We made the most of the light available to us.
Indoors or out, joe taught us how to either tame the harsh light or find opportunities to scout beautiful soft light. Here are a couple of examples.
Out in the midday sun. Joe found a white bedsheet from a little girl’s room on a farm. While he and another person held the sheet between the sun and the cowboy, we could see the change in quality of light as they brought it closer to the man’s face.
Next, we photographed the same man sitting on the edge of the girl’s bed, with only one open window as a light source.
The week continued with more opportunities to make the most of available light. We visited a dance troupe rehearsing indoors. Another day we visited a boxing training camp bathed in harsh sunlight.
In each situation, there was something Joe could teach us about using the light, but it didn’t stop there.
The emphasis on story continued. For example, the head coach was a wonderful subject. An older man with a weathered face, plus a whistle. As Joe pointed out, those things tell you something about the man when you see him.
We visited a family who allowed us to photograph inside their home, including this sweet woman.
This is one of the opportunities where Joe taught us how to capture the portrait with a wide angle lens. Yes, he said, there’s a little distortion. But he didn’t care about that because the scene told a story.
Her home is simple, but everything is in place. This little kitchen shows who she is and how she lives.
Once again, I learned more than I expected after spending a week with Joe. He’s adept at sizing up a situation and deciding how to approach it. What’s the story to tell? Where is my light? What can I use to make this happen?
Joe’s Books and Video Training
I’ve learned a lot from Joe McNally, even when he isn’t around. He shares his knowledge through books and video training. The links below are some of his offerings that I bought and can recommend.
Some of these are affiliate links. That means there is no extra cost to you, but I’ll earn a small commission if you decide to buy based upon my recommendation. In fact, the KelbyOne link actually provides you with a discount. As of March 2018, Joe has 24 different courses on KelbyOne to help you learn more about photography and lighting.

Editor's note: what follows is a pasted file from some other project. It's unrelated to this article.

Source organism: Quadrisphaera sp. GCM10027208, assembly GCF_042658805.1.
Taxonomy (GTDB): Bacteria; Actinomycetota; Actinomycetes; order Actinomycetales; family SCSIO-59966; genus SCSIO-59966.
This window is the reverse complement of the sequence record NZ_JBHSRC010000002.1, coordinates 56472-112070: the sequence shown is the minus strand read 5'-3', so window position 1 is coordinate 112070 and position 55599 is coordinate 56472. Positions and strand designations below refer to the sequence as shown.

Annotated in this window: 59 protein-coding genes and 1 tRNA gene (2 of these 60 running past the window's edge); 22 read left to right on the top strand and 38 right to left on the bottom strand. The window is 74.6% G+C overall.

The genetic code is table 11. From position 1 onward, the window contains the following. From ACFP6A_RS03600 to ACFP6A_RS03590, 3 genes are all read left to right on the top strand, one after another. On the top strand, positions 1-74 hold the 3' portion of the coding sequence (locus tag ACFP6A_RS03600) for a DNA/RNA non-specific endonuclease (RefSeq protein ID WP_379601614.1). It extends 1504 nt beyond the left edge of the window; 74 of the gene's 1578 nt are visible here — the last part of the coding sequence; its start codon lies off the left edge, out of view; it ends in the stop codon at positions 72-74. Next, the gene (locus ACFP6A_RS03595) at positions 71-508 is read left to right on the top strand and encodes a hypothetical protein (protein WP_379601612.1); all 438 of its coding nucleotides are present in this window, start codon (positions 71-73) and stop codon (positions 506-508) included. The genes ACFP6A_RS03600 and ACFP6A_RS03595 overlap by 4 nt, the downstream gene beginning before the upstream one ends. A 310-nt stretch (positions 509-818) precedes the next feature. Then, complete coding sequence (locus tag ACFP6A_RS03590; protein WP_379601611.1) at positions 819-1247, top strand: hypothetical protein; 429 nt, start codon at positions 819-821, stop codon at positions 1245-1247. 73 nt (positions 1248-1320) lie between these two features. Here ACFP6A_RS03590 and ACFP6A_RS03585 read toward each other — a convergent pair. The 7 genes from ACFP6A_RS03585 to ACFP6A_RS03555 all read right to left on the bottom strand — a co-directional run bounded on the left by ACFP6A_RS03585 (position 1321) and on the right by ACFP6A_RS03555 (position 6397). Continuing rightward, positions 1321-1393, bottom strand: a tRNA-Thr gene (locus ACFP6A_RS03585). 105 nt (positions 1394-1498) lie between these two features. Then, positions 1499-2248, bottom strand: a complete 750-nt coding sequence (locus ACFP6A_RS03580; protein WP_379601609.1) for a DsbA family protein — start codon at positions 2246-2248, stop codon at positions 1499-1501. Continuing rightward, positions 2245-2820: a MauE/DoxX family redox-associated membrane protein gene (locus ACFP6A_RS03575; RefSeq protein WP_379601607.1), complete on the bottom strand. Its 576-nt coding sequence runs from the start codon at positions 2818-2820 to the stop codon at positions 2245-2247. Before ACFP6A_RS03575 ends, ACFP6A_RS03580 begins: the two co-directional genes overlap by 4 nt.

Joe has his own video product called “The Language of Light.” He shows you how light speaks to us with color, quality and direction. You can use this language to tell your stories. Once you understand how you can use light to tweak your story, you know which tools to use to tell the right story of your subject.
The Moment it Clicks by Joe McNally isn’t a tutorial, though it has plenty of hard-won lessons and information to help. It isn’t a picture book, though it’s filled with outstanding images from front to back.
There are tons of photography books about technical issues. Then there are those that are simply picture books where you flip the pages and look at some lovely art.
This book is different, though.
At it’s core, The Moment it Clicks is about being a photographer.
We get to take a look inside the mind of a working photographer. Scary as that may sound, it’s interesting and revealing to see what works and, occasionally, what doesn’t. Joe doesn’t brag about his successes, and he doesn’t shy away from revealing some things that he wished went a bit better.
The Hot Shoe Diaries by Joe McNally introduced you to the possibility and potential of those small flashes in your camera bag.
This isn’t necessarily a tutorial, but rather a guided tour of the potential you have using small flashes to tell engaging stories about your subject.
If The Moment it Clicks was a book about being a photographer, then The Hot Shoe Diaries grabs you by the hair and says “This is how you do it.” It’s not a recipe book or a reference manual. Instead, The Hot Shoe Diaries starts off by giving you some practical advice about how a working photographer uses his tools and goes about the business of creating beautiful environmental portraits.
In Sketching Light: An Illustrated Tour of the Possibilities of Flash, Joe McNally continues what he started with The Hot Shoe Diaries. The emphasis here is showing what you can accomplish with light, if you understand how it speaks to the viewer.
This time, we’re not limited to small flash. Joe shares his experiences with a variety of sources, which include available light, small flash and some larger strobes. We’re on a tour of the possibilities of light.
Joe McNally courses on KelbyOne
Joe McNally courses on Creative Live